Who needs fancy toys and gizmos when you have a fully formed box figure toy to play with? When you decide that kids need a new way to use their imagination you come up with a toy named Box Kid, but the catch is that no one thinks it will be a good toy. This new toy gets thrown out with all of the garbage and it’s time for him to come to life and defeat the maze of puzzles. This is our review for Box Kid Adventures.
Box Kid Adventures is a top-down puzzle game created by T-Rex Interactive and published by Kurki.games. This title is cut from the same cloth as the old NES game, Lolo. Also a puzzle game, it helped me learn critical thinking as a kid, and now a new generation of kids will get to have the same experience that I did with Box Kid.
Much like Lolo, Box Kid Adventures takes you through different floors, each with four levels to get through and they are all progressively more difficult than the previous one. The levels are colorful and utilize cartoon graphics for everything on the map. 8-bit never gets old with this type of gameplay and it fits the Meta perfectly for how it plays out. As you move from level to level you will be greeted by different puzzles that differ greatly from one another. You will be able to move objects like boxes and bombs into the appropriate positions to block enemies or destroy objects like lasers and fans.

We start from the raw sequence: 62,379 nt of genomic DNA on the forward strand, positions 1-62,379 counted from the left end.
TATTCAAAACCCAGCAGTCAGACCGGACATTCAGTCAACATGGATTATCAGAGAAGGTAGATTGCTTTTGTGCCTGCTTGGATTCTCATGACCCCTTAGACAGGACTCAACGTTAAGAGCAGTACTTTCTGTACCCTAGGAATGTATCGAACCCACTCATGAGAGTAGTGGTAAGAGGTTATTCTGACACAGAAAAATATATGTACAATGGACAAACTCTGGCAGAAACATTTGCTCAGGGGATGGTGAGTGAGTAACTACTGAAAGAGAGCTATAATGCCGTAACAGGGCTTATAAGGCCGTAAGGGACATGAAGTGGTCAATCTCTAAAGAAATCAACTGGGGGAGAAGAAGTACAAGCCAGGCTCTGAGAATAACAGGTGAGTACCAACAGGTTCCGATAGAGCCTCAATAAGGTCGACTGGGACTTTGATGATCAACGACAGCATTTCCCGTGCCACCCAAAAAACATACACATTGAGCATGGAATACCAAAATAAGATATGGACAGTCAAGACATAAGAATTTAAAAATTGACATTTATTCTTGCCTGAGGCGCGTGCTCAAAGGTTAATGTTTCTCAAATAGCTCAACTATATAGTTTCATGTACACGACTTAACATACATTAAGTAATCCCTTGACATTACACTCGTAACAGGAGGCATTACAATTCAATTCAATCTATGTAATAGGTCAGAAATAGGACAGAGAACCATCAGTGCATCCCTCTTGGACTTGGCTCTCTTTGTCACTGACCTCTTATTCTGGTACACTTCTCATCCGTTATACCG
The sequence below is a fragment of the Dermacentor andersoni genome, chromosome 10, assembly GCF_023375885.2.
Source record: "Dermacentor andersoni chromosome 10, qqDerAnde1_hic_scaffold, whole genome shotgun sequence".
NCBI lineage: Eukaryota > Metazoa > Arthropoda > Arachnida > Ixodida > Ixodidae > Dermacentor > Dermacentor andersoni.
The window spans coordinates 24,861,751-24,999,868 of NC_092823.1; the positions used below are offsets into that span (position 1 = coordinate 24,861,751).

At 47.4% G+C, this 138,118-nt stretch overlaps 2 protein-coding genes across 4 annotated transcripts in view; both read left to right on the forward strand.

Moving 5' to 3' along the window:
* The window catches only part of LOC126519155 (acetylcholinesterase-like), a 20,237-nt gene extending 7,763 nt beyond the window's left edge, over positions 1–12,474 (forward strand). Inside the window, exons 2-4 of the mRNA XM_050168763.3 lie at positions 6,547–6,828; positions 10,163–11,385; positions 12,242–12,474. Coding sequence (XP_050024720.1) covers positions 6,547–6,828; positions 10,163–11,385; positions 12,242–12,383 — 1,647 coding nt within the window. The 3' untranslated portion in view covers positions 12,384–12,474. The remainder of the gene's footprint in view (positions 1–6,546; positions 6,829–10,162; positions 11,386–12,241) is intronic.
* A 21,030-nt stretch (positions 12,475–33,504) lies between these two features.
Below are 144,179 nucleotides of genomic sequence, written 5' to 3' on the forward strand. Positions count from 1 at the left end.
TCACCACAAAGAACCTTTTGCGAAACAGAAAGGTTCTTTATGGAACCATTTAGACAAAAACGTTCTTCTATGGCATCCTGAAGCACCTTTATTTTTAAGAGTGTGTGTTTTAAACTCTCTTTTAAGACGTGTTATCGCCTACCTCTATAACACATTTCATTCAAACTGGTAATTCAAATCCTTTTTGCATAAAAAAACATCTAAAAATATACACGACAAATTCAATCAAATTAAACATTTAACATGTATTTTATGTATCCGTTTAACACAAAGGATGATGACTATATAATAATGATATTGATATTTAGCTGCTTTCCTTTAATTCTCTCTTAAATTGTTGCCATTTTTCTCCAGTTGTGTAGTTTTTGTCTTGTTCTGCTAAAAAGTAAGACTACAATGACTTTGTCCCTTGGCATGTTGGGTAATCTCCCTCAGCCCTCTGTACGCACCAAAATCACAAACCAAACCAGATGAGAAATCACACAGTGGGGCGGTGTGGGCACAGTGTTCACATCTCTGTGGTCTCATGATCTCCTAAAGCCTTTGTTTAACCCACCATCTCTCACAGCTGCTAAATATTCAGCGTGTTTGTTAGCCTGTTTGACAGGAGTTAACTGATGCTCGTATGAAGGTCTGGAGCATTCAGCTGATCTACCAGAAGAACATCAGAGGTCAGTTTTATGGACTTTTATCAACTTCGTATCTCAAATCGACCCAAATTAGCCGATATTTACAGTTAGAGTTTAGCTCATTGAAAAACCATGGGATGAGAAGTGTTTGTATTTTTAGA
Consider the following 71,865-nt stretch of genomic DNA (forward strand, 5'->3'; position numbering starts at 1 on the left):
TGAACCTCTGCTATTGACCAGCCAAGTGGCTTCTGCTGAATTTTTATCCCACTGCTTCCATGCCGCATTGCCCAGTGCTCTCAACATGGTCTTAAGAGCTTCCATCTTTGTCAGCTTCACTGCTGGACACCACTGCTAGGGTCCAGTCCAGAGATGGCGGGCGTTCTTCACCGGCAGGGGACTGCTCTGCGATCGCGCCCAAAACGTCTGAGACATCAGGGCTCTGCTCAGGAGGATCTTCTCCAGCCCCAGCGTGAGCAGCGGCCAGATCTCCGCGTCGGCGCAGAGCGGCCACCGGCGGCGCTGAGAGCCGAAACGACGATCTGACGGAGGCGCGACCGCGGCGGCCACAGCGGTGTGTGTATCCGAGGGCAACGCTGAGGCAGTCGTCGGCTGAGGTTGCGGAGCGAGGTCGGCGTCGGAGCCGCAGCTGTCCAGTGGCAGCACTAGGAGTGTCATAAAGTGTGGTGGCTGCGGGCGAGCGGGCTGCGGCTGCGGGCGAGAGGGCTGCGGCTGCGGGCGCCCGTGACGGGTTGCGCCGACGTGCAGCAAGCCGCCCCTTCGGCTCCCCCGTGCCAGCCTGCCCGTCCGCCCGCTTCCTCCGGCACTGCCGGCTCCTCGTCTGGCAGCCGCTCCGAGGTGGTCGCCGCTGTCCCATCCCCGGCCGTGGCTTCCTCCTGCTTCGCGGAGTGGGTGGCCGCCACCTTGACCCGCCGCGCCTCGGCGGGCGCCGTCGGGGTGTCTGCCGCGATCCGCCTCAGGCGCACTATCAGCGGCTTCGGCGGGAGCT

Box Kid is set up to use both mouse and keyboard, and also a gamepad, which is my preferred method of playing the game. It is far easier to move around the map with your joypad, and the mappings are more effective than how the keyboard ones are set. There is one setting in the game that is a lot different than the Lolo type game of the past, rewind. In this title, if you have an issue because you miss moved an object, or because you died, you can opt to restart the map or rewind it a few steps. Rewind feels a little cheap when I use it, but it has saved me a lot of time over restarting the whole map.
I have loved just about every part of the game that I have played so far, and it challenges my thought processes just like Lolo used to. If you like critical thinking, and you like to be challenged then a game like this is exactly what you need. The harder the level is, the more accomplishment you feel when you beat it and move on to the next one. If these levels don’t challenge you enough, go ahead and make your own levels with the included level editor, and you can share your puzzles with others. This gives you a whole new aspect of the game to explore as you test your skills in other players’ created worlds.
Note: Our copy was reviewed on Steam with a code provided by PR.